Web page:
Where would we be without nouns? We’d be lost in a land without people, places, things, or complete sentences. These parts of speech are, perhaps, the most important elements of the English language. Let’s take a look at a whole range of nouns that start with L.
50 Nouns Starting With L
Ready to laze across a landscape filled with lovely L-nouns? Below, you’ll find 50 of the most common words that start with the letter L, along with each word’s definition and a sampling of synonyms.
something used to describe a person or thing
brand, characterization, tag
physical or mental work
work, task, effort
a deficiency or shortage
absence, emptiness, inadequacy
dame, demoiselle, woman
a natural or manmade body of water surrounded by land
pond, creek, lagoon
ground, soil, dirt
the features of a given area of land
countryside, panorama, vista
speech or other forms of communication
articulation, colloquialism, dialect
a tool that creates a strong light beam
beam, glow, ray
the official rules, particularly of a state or country
statute, ordinance, regulation
a single thickness or coat
stratum, bed, band
a guider or one who directs a group
conductor, pilot, manager
the ability to guide a group
authority, command, direction
a union of individuals, nations, or groups
alliance, association, coalition
a legal document setting out the terms for a person to use someone else’s property for a time
charter, contract, rent
a material made from animal skins that have been tanned
hide, skin, tan
a part of the body used to stand and walk
limb, appendage, gam
a story handed down through generations that’s believed to be true
fable, tale, myth
a small, egg-shaped citrus fruit
how long something is
measure, extent, range
a piece of glass that helps to form an image
bifocal, glasses, spectacles
something that is to be learned
assignment, lecture, study
a symbol of an alphabet
character, consonant, vowel
a specific height or distance
phase, rank, position
the state of being responsible for something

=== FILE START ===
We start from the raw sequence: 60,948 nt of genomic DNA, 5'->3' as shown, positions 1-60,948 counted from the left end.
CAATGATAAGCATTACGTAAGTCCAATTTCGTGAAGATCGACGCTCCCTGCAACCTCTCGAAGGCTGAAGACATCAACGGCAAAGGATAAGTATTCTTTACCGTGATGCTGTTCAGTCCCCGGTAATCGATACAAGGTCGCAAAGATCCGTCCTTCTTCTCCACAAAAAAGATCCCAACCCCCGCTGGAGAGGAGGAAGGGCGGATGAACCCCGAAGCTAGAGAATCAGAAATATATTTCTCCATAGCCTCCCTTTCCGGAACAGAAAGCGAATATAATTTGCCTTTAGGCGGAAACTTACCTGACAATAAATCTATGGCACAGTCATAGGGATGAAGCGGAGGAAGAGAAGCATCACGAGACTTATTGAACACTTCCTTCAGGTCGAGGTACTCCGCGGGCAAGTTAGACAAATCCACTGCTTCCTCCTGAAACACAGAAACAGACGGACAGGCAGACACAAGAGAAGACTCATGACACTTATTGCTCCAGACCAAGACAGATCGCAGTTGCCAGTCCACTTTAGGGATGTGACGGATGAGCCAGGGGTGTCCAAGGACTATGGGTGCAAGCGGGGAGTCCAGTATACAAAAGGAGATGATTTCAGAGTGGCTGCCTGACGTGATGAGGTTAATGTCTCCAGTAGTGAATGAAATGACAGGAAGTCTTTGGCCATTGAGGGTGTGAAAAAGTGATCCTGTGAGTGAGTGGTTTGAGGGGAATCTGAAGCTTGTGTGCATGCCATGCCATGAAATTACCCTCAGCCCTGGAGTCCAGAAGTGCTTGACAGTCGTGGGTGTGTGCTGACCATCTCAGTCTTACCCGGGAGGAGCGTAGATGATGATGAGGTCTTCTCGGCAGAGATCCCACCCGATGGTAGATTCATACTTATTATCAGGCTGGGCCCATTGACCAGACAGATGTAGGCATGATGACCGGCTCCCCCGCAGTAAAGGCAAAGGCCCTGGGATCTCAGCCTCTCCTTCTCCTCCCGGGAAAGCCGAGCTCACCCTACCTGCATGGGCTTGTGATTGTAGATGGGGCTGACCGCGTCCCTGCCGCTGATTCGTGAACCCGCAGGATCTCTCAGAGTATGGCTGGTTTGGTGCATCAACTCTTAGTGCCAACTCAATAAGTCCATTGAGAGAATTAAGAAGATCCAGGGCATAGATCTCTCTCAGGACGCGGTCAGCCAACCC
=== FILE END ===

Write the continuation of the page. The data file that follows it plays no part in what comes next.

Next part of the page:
accountability, amenability, obligation
freedom from captivity or control
autonomy, emancipation, independence
a room or building where books are stored
archive, atheneum, reading room
permission to do something
authority, charter, permit
the quality of plants and animals that makes them different from dead organisms
being, entity, vitality
the way you live, including your style, attitude, and possessions
behavior, conduct, habits
the period of time in which someone is alive
age, existence, lifespan
radiation that makes sight possible
beam, flash, ray
a flash of light caused by electricity in the atmosphere
flash, streak, bolt
a mark connecting two points
outline, tracing, mark
a component, connection
ring, loop, coupling
a series of items written or printed
record, catalog, inventory
books and other written works
books, essays, fiction
a burden or pressure
encumbrance, hindrance, weight
the agreement of lending money with interest and a plan to repay it
advance, credit, borrowing
the place where something is
area, locality, situation
a daily record of events or travel
account, diary, journal
the science of reasoning
analytics, reason, inference
a sign or symbol that identifies a company or brand
a circle or spiral
ring, circle, curve
someone with a lot of power
majesty, ruler, master